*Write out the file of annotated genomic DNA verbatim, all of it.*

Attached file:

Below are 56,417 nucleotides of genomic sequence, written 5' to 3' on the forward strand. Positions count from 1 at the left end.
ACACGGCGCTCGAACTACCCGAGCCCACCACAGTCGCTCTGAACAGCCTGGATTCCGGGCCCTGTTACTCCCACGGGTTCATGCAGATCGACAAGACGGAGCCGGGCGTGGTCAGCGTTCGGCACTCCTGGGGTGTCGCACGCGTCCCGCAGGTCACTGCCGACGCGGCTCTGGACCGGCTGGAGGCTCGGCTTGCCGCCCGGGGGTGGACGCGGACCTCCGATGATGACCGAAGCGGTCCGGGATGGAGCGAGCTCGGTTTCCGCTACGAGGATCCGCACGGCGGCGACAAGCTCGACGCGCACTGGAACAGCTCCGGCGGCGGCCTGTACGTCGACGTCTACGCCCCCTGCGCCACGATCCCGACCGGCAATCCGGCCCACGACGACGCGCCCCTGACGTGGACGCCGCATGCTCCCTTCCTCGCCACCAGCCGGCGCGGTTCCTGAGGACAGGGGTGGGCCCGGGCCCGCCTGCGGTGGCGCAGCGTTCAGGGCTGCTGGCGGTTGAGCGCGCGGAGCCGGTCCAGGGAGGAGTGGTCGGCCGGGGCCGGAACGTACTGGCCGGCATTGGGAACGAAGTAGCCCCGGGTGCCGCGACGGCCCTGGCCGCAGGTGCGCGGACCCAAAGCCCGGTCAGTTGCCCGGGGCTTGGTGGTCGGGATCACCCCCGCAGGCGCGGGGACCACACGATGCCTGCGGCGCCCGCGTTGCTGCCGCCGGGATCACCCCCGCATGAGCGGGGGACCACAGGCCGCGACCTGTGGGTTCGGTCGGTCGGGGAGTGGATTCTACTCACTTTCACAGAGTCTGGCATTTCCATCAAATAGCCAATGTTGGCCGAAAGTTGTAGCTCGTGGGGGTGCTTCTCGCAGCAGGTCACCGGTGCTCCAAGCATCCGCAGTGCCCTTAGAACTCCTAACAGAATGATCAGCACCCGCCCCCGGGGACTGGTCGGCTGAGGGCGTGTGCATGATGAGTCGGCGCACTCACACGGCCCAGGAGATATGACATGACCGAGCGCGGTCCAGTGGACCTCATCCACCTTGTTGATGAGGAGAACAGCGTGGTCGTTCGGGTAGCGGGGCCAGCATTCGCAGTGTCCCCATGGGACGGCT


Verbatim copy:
Below are 56,417 nucleotides of genomic sequence, written 5' to 3' on the forward strand. Positions count from 1 at the left end.
ACACGGCGCTCGAACTACCCGAGCCCACCACAGTCGCTCTGAACAGCCTGGATTCCGGGCCCTGTTACTCCCACGGGTTCATGCAGATCGACAAGACGGAGCCGGGCGTGGTCAGCGTTCGGCACTCCTGGGGTGTCGCACGCGTCCCGCAGGTCACTGCCGACGCGGCTCTGGACCGGCTGGAGGCTCGGCTTGCCGCCCGGGGGTGGACGCGGACCTCCGATGATGACCGAAGCGGTCCGGGATGGAGCGAGCTCGGTTTCCGCTACGAGGATCCGCACGGCGGCGACAAGCTCGACGCGCACTGGAACAGCTCCGGCGGCGGCCTGTACGTCGACGTCTACGCCCCCTGCGCCACGATCCCGACCGGCAATCCGGCCCACGACGACGCGCCCCTGACGTGGACGCCGCATGCTCCCTTCCTCGCCACCAGCCGGCGCGGTTCCTGAGGACAGGGGTGGGCCCGGGCCCGCCTGCGGTGGCGCAGCGTTCAGGGCTGCTGGCGGTTGAGCGCGCGGAGCCGGTCCAGGGAGGAGTGGTCGGCCGGGGCCGGAACGTACTGGCCGGCATTGGGAACGAAGTAGCCCCGGGTGCCGCGACGGCCCTGGCCGCAGGTGCGCGGACCCAAAGCCCGGTCAGTTGCCCGGGGCTTGGTGGTCGGGATCACCCCCGCAGGCGCGGGGACCACACGATGCCTGCGGCGCCCGCGTTGCTGCCGCCGGGATCACCCCCGCATGAGCGGGGGACCACAGGCCGCGACCTGTGGGTTCGGTCGGTCGGGGAGTGGATTCTACTCACTTTCACAGAGTCTGGCATTTCCATCAAATAGCCAATGTTGGCCGAAAGTTGTAGCTCGTGGGGGTGCTTCTCGCAGCAGGTCACCGGTGCTCCAAGCATCCGCAGTGCCCTTAGAACTCCTAACAGAATGATCAGCACCCGCCCCCGGGGACTGGTCGGCTGAGGGCGTGTGCATGATGAGTCGGCGCACTCACACGGCCCAGGAGATATGACATGACCGAGCGCGGTCCAGTGGACCTCATCCACCTTGTTGATGAGGAGAACAGCGTGGTCGTTCGGGTAGCGGGGCCAGCATTCGCAGTGTCCCCATGGGACGGCT